I ran an experiment to test for some effects (which I indeed see evidence for), but in the analysis, also found a surprising effect that I could find no theoretical justification for. Specifically, there was a significant difference between two conditions for which I did not expect to see any differences. Since this experiment was already run after several similar others in which I found no such effect, I suspected that this was a type-I-error. I therefore decided to perform an exact replication of this experiment to see if the effect replicates. It did not. I decided to pool the results of both experiments and indeed there was no significant effect.

It is my understanding that what I did cannot really inflate the type-I-error: The first test I performed already rejected the null, so there is no way to increase the likelihood of (falsely) rejecting the null (had I not ran the replication, this likelihood is 1). Am I right here?

Second, I believe I am in the danger of inflating type-II-error here: If the effect is real, the additional collection of data actually increases the likelihood that I would fail to reject a false null. In a way, had I stopped after the first experiment my likelihood of making a type-II-error is 0, so it can only increase. Is this right?

Yet, considering the fact that the sample size I used is now double the original, and the significance level I'm using isn't changed, I also think the danger here is very small. Is this also right?

I explained this process in a paper and the reviewer was doubtful, so I'd appreciate corrections to my logic as much as affirmations for it

EDIT: Here is what I wrote in the paper, and that the reviewer flagged: "After running the first experiment, we looked at the data and found what we believed to be an extremely unlikely result. Specifically, [experimental details omitted...] and this difference was significant. We could not think of any theoretical justification for this result and suspected it was a type-I-error. We thus decided to run an exact replication of that experiment and combine the two datasets to check if this unlikely result holds. It did not. [Experimental details omitted...] Note that the decision to double the sample size does not inflate the likelihood of type-I-error in this case, since the first half of the sample already included the significant result. Rather, it may have inflated type-II-error. Yet, given the power in the double sample is considerably higher than in the original sample, we think the danger of this is very small."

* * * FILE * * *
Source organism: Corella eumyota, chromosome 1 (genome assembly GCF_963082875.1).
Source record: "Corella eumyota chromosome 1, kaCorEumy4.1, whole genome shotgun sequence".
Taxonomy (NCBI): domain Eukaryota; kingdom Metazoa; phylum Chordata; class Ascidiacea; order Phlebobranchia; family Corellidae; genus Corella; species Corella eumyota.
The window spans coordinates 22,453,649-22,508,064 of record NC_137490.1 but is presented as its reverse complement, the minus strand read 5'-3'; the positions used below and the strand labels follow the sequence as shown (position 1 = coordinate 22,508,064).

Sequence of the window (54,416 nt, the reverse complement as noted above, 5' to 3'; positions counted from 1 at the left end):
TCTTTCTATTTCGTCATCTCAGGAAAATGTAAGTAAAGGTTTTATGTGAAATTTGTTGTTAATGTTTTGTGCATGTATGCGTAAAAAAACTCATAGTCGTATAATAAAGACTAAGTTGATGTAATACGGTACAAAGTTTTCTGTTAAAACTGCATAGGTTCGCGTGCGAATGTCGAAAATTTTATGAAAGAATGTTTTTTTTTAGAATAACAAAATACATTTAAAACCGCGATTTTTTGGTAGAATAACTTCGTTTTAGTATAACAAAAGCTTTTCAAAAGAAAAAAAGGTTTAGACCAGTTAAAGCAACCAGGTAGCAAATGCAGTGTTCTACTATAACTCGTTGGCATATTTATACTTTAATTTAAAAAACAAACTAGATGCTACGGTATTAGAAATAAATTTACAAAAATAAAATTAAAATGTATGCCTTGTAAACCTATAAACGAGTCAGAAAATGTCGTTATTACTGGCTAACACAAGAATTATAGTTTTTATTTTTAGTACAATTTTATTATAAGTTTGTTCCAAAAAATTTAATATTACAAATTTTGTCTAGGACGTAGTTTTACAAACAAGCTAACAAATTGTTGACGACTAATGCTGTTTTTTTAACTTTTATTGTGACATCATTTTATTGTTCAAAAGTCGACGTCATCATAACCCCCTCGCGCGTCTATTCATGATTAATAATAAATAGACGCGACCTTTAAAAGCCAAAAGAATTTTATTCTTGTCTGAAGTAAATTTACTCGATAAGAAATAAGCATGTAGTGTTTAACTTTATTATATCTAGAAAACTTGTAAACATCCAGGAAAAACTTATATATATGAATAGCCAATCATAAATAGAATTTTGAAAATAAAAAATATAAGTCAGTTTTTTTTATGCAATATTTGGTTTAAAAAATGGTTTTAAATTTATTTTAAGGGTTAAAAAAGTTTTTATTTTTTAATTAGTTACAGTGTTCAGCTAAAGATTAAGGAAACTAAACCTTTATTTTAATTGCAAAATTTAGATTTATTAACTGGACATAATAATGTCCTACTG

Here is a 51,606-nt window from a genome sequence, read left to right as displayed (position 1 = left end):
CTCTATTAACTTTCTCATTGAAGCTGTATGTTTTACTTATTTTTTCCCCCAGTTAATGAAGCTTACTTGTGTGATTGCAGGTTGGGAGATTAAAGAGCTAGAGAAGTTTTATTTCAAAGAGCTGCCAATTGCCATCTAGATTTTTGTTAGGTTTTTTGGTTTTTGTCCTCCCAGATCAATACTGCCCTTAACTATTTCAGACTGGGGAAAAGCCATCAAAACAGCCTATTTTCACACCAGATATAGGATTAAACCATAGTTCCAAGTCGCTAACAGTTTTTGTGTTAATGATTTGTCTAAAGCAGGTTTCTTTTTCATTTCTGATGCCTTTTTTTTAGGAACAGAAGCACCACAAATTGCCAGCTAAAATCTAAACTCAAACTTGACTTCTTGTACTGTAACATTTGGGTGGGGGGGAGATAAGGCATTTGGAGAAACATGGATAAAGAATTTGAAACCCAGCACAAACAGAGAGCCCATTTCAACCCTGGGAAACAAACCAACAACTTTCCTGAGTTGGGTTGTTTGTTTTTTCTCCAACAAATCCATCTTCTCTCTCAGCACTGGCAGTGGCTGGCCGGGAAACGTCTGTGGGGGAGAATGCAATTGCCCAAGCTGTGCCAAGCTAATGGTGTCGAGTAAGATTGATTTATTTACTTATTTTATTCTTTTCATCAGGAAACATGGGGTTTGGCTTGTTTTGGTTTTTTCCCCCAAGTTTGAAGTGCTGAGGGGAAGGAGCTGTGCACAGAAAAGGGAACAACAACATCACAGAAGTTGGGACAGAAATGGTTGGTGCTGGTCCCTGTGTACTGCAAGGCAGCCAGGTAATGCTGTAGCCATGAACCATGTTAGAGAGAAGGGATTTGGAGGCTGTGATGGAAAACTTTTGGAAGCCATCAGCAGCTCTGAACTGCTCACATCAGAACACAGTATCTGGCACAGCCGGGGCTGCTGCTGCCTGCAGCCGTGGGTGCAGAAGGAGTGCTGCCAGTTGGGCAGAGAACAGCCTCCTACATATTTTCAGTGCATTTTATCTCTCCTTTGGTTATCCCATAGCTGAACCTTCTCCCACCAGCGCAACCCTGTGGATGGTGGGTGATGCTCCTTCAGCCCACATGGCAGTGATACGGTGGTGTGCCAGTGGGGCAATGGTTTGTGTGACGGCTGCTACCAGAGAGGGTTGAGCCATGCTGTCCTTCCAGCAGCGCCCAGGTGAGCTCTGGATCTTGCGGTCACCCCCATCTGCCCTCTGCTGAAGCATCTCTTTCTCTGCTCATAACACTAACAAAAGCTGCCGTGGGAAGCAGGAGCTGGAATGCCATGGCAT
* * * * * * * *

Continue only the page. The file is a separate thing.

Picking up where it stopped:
And the review stated: "First, is it really the case that collecting additional data does not affect the Type 1 Error Rate – your decision to collect additional data is based on whether the finding is significant, therefore, you have applied a flexible stopping rule which can affect the Type 1 Error Rate. (I’m not fully sure about this point, because what you do here is not ‘sneak-peaking’ at the data before deciding whether to continue, which I am confident would affect the Type 1 Error Rate. Second, surely if you increase the statistical power by increasing the sample size, you reduce the Type 2 Error Rate?"

Thanks in advance!

  • $\begingroup$ About your first question, likelihood $\neq$ probability, so you may want to leave out the part about it necessarily equating $1$. Moreover, you can't really make probability statements about an event that already occurred, it just did. Perhaps the reviewer thought the combining of the old and new data was questionable, could you maybe include a quote of the exact wording the reviewer had trouble with? $\endgroup$ Commented Dec 1, 2019 at 12:09
  • $\begingroup$ On a different note: Did you include estimates of effect size and standard errors / confidence intervals? You should include the magnitude of the effect. Any level of significance has a chance of a type I error. Type I errors will occur, and there is nothing special about them. If you can show the estimated effect is smaller than what is considered relevant, that is more interesting than the fact that it turned out to be significantly non-zero in the first sample. $\endgroup$ Commented Dec 1, 2019 at 12:15
  • $\begingroup$ Thanks Frans. Re effect size, it was actually quite large (in the original experiment). The DV is a proportion and the difference between conditions was 11 percentage points. Yes, I see that the probability statements I made are erroneous, they're here just to intuitively clarify why I think my logic stands. As for the reviewer, I don't think it is a matter of whether I should have combined the data: "Pragmatically, I think the decision to collect more data seems sound, it is just that I’m not sure about your discussion of that point here". $\endgroup$
    – Cuenco
    Commented Dec 1, 2019 at 12:46

1 Answer 1